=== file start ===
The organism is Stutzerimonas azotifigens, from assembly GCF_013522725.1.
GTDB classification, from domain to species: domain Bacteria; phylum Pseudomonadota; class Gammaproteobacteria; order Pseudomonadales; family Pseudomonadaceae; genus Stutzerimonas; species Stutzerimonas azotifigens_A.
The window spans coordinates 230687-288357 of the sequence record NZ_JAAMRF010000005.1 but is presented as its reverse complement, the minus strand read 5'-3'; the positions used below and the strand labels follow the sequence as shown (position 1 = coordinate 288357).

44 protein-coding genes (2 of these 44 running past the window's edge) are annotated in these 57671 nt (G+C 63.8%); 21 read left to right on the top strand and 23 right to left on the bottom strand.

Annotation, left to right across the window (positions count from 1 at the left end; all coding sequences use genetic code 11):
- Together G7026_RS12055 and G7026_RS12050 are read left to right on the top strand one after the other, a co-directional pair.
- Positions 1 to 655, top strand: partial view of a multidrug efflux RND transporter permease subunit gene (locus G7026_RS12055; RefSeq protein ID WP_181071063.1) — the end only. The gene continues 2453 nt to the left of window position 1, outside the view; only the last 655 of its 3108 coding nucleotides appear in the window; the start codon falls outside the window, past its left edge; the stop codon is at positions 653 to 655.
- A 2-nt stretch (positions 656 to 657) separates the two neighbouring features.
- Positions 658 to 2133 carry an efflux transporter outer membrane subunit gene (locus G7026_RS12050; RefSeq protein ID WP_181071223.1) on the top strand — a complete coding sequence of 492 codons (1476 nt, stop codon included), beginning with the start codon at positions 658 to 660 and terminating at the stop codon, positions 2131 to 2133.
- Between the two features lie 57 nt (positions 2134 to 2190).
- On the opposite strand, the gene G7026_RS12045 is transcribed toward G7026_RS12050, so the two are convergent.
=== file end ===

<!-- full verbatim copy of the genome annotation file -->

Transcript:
The organism is Stutzerimonas azotifigens, from assembly GCF_013522725.1.
GTDB classification, from domain to species: domain Bacteria; phylum Pseudomonadota; class Gammaproteobacteria; order Pseudomonadales; family Pseudomonadaceae; genus Stutzerimonas; species Stutzerimonas azotifigens_A.
The window spans coordinates 230687-288357 of the sequence record NZ_JAAMRF010000005.1 but is presented as its reverse complement, the minus strand read 5'-3'; the positions used below and the strand labels follow the sequence as shown (position 1 = coordinate 288357).

44 protein-coding genes (2 of these 44 running past the window's edge) are annotated in these 57671 nt (G+C 63.8%); 21 read left to right on the top strand and 23 right to left on the bottom strand.

Annotation, left to right across the window (positions count from 1 at the left end; all coding sequences use genetic code 11):
- Together G7026_RS12055 and G7026_RS12050 are read left to right on the top strand one after the other, a co-directional pair.
- Positions 1 to 655, top strand: partial view of a multidrug efflux RND transporter permease subunit gene (locus G7026_RS12055; RefSeq protein ID WP_181071063.1) — the end only. The gene continues 2453 nt to the left of window position 1, outside the view; only the last 655 of its 3108 coding nucleotides appear in the window; the start codon falls outside the window, past its left edge; the stop codon is at positions 653 to 655.
- A 2-nt stretch (positions 656 to 657) separates the two neighbouring features.
- Positions 658 to 2133 carry an efflux transporter outer membrane subunit gene (locus G7026_RS12050; RefSeq protein ID WP_181071223.1) on the top strand — a complete coding sequence of 492 codons (1476 nt, stop codon included), beginning with the start codon at positions 658 to 660 and terminating at the stop codon, positions 2131 to 2133.
- Between the two features lie 57 nt (positions 2134 to 2190).
- On the opposite strand, the gene G7026_RS12045 is transcribed toward G7026_RS12050, so the two are convergent.